Trouble in Shangri-La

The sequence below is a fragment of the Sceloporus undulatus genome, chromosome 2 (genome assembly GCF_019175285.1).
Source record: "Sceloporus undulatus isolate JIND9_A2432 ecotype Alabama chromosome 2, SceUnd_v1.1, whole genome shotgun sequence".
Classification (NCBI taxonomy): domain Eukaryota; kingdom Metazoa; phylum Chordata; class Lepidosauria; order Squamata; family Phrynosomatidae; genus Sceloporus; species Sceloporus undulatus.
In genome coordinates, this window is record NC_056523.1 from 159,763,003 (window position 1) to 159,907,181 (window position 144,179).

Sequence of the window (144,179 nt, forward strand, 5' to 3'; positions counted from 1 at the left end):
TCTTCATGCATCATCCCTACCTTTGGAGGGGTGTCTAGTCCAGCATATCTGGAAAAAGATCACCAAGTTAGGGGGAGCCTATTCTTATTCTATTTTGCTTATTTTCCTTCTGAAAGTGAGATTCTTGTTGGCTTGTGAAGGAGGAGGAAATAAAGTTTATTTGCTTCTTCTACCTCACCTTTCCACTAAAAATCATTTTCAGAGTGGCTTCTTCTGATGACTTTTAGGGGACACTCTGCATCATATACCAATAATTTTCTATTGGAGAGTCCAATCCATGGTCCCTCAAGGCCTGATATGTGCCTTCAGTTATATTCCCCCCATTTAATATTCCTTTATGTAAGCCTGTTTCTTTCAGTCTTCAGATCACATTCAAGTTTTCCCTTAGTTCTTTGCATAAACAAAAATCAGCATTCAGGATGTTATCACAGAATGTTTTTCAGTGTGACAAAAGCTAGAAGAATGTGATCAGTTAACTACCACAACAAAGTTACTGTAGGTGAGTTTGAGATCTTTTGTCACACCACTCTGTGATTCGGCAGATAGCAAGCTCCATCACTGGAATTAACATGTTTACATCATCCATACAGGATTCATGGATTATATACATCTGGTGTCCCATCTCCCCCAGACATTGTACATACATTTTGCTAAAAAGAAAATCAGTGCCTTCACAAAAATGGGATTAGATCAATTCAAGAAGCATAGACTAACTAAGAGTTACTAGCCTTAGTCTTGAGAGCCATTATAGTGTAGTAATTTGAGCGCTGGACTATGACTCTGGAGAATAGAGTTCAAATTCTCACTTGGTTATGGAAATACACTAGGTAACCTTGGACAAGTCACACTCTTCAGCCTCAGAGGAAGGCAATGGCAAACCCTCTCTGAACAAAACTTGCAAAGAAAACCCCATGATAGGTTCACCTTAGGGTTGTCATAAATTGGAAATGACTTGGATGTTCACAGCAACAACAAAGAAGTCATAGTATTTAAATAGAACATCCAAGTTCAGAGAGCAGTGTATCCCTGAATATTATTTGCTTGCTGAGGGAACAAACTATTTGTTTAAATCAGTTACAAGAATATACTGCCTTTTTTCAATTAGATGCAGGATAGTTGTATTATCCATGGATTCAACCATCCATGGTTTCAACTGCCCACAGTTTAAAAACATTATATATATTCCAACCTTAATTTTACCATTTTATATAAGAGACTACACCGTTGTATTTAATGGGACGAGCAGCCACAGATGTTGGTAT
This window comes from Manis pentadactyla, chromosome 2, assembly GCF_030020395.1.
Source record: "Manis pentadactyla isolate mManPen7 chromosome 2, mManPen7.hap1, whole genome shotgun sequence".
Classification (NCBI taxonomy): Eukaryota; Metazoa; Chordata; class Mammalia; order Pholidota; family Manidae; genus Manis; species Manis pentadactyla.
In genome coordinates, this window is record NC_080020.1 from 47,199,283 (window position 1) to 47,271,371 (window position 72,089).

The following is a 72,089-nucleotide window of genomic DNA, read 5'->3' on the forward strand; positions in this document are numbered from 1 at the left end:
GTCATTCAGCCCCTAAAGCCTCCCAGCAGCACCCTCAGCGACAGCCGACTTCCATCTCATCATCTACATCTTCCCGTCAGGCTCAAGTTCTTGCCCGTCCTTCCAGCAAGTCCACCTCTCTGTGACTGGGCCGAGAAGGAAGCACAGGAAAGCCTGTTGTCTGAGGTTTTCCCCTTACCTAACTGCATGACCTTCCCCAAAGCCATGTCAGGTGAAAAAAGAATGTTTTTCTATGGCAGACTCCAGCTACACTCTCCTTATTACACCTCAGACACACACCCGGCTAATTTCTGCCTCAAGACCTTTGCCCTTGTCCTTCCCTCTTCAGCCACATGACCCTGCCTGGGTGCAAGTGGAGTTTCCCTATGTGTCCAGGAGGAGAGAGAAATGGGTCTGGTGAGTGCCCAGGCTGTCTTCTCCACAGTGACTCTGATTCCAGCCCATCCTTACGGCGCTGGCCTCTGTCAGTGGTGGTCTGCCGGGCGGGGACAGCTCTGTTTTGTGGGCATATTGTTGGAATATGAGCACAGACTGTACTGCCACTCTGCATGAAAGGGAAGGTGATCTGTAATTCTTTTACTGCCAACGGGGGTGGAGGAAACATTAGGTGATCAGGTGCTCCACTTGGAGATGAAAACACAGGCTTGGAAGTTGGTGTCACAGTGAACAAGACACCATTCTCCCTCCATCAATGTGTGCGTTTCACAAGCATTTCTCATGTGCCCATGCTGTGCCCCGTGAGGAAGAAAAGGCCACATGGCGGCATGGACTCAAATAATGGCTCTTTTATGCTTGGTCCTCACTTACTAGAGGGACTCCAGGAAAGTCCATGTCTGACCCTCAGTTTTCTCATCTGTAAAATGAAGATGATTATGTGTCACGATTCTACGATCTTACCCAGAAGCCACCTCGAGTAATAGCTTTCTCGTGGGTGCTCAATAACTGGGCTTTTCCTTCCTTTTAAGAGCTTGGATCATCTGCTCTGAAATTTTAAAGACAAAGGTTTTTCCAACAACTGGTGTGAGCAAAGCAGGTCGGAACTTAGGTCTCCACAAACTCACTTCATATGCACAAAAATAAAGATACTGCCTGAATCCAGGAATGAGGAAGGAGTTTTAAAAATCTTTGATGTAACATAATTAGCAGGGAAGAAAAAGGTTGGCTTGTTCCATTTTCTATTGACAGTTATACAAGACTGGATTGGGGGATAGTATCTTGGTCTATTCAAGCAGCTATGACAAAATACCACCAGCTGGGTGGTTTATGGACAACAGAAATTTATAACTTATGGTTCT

The seizure of tourists as hostages by a radical splinter group in Kashmir, and the grisly murder of one captive, is further evidence of the mountainous Indian state's descent into anarchy. The question now is whether the state of Jammu and Kashmir can be lifted toward a political dialogue between the Indian government and rebels bent on independence. India's image has rarely been more tarnished in the eyes of a majority of Kashmiris than now, following the June siege and burning of the historical town of Charar Sharif. But anger with India doesn't mean Kashmiris approve of the radical separatists in their midst. Other, more established rebel groups have disavowed the tactics of the hostage-takers. And average Kashmiris are likely to see this latest incident as a final blow to their tourist-dependent economy. In an atmosphere dominated by violence - much of it spilling over from rebels who fought in Afghanistan's interminable conflict - moderation and compromise can seem voiceless. But a settlement may still be attainable. India has said it will never let Kashmir go. But India's politics in recent years have seen the ascent of regional, culturally based parties in states like Tamil Nadu and West Bengal. These parties have operated with a good deal of independence from the central government in New Delhi. India's Constitution recognizes Kashmir as a part of the country with a peculiar need for autonomy, given its history of conflict and its Muslim majority, unique among Indian states. Originally, Kashmir was to have extraordinary self-governing powers, including its own constitution. Full implementation of those provisions would infuriate many in India, where Hindu nationalism has revived as a potent political force in recent years. With national elections likely by next spring, Indian politicians might want to tiptoe around Kashmir. That could allow the situation to become even more inflamed. But Prime Minister P.V. Narasimha Rao has indicated he's willing to consider greater autonomy for Kashmir. Politically risky as that now is for him, it's to be hoped he will pursue some kind of step-by-step moves toward greater autonomy. That could be a plus for Indian democracy and for travelers everywhere who would like to put Kashmir's natural splendors back on their must-see list.